As for me, I struggle with that one photo every day. It's hard enough trying to capture everything you need to say in multiple photos let alone just one. But that one photo is kind of like the crowning jewel. At times unobtainable, but through hard work and perseverance, sometimes you can get your hand around it.

   In Japan I challenged myself to take one roll of film with me and be as selective as I could with it to record a photo I am proud of. Please understand that my favorite style of photography is photojournalism or more specifically, "street photography." I feel I must preface this photograph with that bit of information because street photography is not the glamorous, highly polished stuff that comes from a studio with flawless models. Instead street photography is candid, real, and aims to preserve a fleeting moment in time that will never happen again. Street photography is rarely perfect because it's quick and reflexive, it's rarely beautiful, but it is always interesting.

   This photograph absolutely made my trip. If nothing else had gone right during this trip, and actually the trip was pretty difficult, I really was hoping this photograph had come out the way I thought it did.

   So, the story, that's what we are all here for right? On this particular day I was walking around in Ginza. Ginza is named after a silver coin mint built there in the Edo period. Many years later it became the most expensive part of Tokyo, kind of fitting for a place that once minted silver coins right? So walking around Ginza, the very air smelled of money. I felt I needed to pay 500 yen just to breath there. But just as I am getting sick of the smell, I see the most out of place character imaginable. I saw a homeless person sitting on the sidewalk with a pair of drumsticks. I watched him for a bit from a distance. He didn't ask for money from passersby. In fact he was sitting in an area where you really couldn't walk past him. He was simply sitting there minding his own business. So seeing how interestingly out of place he was, I couldn't resist taking a photo. I walked up, crouched down and prepared to take the photo before he noticed me. But something startling happened. Right as I pressed the shutter button, he looked straight at me and I caught this photo.

   His look was not of surprise or anger. It was simply pure curiosity. As curious as I was of him, he was curious of me. In that moment I felt so much respect from him, and a certain sadness that only comes from looking straight into a defeated man's eyes. It was clear to me that, regardless of why he was on those streets, Tokyo had taken it's toll on him. I don't often give homeless people money, and the people who are in my photos I do not pay either. But this man was different. I walked up to him said, "ありがとうございます," and gave him a few coins from my pocket. It was not much, but he gave me everything I was hoping for from my trip, and I gave him a meal for the night.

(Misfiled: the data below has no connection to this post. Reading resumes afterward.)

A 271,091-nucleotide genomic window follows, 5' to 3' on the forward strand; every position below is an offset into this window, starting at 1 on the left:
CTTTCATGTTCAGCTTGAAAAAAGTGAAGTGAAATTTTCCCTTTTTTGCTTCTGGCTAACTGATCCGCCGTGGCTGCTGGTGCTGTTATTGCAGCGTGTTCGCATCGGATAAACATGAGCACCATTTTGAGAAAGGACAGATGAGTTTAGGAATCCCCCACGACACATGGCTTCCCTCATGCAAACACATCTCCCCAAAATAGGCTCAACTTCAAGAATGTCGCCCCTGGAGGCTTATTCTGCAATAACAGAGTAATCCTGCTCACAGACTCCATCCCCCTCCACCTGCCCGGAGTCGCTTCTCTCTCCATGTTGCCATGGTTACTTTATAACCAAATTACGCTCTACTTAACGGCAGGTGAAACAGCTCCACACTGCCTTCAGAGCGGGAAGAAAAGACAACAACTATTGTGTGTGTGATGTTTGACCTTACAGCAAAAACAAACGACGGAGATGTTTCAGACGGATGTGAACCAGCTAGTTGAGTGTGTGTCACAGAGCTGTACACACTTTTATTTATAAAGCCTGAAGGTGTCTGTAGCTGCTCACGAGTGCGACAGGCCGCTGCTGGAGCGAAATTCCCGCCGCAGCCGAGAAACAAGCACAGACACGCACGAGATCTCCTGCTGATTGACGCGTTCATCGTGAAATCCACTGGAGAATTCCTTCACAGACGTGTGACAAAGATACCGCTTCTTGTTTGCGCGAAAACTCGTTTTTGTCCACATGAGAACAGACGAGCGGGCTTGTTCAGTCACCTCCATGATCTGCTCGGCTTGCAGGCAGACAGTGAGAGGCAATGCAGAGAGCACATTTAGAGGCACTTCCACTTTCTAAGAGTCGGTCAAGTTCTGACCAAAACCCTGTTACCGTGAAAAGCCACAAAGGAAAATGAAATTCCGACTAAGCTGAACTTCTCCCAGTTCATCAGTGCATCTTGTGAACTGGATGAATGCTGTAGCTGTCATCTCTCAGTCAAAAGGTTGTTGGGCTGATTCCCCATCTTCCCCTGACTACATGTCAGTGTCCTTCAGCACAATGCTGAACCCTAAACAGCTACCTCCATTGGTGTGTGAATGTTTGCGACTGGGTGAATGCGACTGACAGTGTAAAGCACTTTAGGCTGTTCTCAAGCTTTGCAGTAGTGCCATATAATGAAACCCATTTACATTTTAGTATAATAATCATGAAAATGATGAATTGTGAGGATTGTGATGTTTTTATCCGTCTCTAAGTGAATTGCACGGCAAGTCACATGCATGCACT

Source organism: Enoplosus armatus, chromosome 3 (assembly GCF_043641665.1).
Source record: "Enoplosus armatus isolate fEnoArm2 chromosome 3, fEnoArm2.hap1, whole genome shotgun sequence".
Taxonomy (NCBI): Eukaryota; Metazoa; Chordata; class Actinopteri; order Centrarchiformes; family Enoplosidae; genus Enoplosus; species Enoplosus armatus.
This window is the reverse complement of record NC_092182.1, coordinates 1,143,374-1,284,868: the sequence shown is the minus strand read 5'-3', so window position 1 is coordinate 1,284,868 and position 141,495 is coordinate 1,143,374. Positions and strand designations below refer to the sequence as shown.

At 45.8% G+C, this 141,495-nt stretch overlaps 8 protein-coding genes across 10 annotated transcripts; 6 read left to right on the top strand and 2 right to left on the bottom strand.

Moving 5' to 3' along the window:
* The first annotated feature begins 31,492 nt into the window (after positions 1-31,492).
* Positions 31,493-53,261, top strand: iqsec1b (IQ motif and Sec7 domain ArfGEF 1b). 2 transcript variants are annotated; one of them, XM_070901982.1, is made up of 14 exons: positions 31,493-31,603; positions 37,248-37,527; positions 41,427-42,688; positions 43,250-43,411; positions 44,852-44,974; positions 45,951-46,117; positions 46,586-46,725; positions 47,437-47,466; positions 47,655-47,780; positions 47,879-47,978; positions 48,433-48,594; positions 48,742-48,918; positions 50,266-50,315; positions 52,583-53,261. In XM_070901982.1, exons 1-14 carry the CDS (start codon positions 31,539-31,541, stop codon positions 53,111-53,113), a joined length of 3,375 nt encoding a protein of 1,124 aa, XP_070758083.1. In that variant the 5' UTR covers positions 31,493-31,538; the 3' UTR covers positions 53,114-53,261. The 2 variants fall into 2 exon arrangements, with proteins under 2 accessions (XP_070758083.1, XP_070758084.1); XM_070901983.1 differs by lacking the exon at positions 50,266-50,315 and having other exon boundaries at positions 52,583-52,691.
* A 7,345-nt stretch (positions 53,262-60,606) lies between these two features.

But in that one look we spoke to each other. Two fish out of water, meeting for the first time with completely different situations, and understanding each other without speaking a word. To be defeated so completely must be an unimaginably sorrowful fate. Hopefully you can understand him as I did through this photo.

There and Back Again

If you right click my photos and select "open in new tab" you can see them in their original size which looks much better.
   I am back from Japan! I must say it is great to be back home. I have a lot to talk about. I suppose much of it I will cover in this post, but more of it will come out in future posts as it crosses my mind. For those of you wondering about any remaining videos, I do have more recorded and I am debating which ones to edit together and upload. I will upload some more in the near future so do look out for those.

   Going to another country is definitely a learning experience for many reasons. Not just because of the trip either. You learn a lot about yourself in the process too. For instance, I learned that I am much more of a Southerner than I thought. If you are from the U.S. you have probably heard of "Southern hospitality." I never believed much in that, I just figured it was on a case by case basis and my case was not one of them. But when I was living in my share house in Japan I always wanted to show good hospitality to my roommates around me as if they were guests. I don't know what it was. I always wanted to cook for them, or share things with them, or just include them in any activity I was participating in. It was like an automatic reflex that I couldn't shake. On one of my last days I cooked stuffed bell peppers for my share mates and it just hit me that southern hospitality seems to run in the blood and I was no exception to the rule. I don't know, it's hard to explain but that's the way I felt.